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The Antibiotics Dilemma

Executive Summary

The new antibiotics start-ups make perfect sense: big marketplace need; straightforward clinical development. But the biotech world has changed so radically that even sensible start-ups face daunting odds. The lack IPO or acquisition possibilities force companies to rely almost entirely on partnerships. We examine three companies' strategies: Applied Microbiology is pursuing the most radical near-term strategy of all biotechs in order to cover the downside risk of its antibiotic research. Microcide cuts risk by trying to come up with as many research targets as possible, adding a mid-term focus by trying to modify current compounds into valuable niche drugs. And Cubist is racing to create a solid proprietary position around its core program, a single group of targets, hoping to offer partners a series of opportunities.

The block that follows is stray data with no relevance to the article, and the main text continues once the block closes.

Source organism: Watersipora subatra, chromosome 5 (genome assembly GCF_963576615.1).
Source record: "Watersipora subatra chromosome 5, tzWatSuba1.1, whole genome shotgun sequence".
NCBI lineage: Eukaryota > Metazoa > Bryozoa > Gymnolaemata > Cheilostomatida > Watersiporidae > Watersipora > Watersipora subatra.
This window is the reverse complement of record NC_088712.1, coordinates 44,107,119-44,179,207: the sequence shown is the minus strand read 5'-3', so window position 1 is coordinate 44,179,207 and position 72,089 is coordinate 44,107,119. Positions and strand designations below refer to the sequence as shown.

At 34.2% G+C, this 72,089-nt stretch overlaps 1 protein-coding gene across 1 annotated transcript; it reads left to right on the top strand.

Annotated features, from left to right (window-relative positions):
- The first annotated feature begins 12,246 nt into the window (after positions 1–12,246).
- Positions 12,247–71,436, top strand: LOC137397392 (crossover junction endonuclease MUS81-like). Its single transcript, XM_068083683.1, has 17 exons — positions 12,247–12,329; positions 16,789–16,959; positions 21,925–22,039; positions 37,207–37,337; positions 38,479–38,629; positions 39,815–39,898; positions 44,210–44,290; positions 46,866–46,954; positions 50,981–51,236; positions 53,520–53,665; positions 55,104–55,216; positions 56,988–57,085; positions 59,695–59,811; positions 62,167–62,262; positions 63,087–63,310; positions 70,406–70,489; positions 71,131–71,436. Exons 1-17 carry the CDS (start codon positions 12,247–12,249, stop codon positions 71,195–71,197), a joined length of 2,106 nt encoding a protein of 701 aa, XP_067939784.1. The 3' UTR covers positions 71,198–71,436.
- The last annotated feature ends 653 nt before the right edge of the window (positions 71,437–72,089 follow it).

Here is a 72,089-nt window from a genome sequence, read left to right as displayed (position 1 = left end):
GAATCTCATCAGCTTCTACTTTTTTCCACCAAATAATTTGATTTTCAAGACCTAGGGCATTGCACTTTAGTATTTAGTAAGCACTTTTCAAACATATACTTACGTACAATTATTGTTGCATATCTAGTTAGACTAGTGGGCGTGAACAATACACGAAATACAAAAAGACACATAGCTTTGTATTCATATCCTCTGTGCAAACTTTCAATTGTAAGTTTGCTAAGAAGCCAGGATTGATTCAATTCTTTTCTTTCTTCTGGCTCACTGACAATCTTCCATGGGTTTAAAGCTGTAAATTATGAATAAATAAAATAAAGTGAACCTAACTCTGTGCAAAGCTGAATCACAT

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Microcide-Althexis: Merge to License

Big Pharma in-licensing has been kind to anti-infectives start-ups Cubist and Versicor, giving them near-term products and significant valuations. Now Althexis, hoping to capitalize on similar opportunities, is merging with Microcide. The deal is a way of jumpstarting the still nascent Althexis and re-starting Microcide, re-setting its valuation and development clock. With Microcide's cephalosporin, technology-based Althexis would get the product focus it lacked. And the deal comes with $60mm in new money from investors who've bought CEO Mark Skaletsky's vision and want him to repeat his success at GelTex.

Precision Keeps Faith In Duchenne Gene-Editing After Lilly’s Exit

The company has pledged to continue developing its Duchenne in vivo gene editing therapy without Lilly, but will remain focused on its lead program in hepatitis B.

MRM Health Pulls A Pouchitis Hit Out Of The Bag

The mid-stage success is encouraging, but taking on Takeda won’t be easy.


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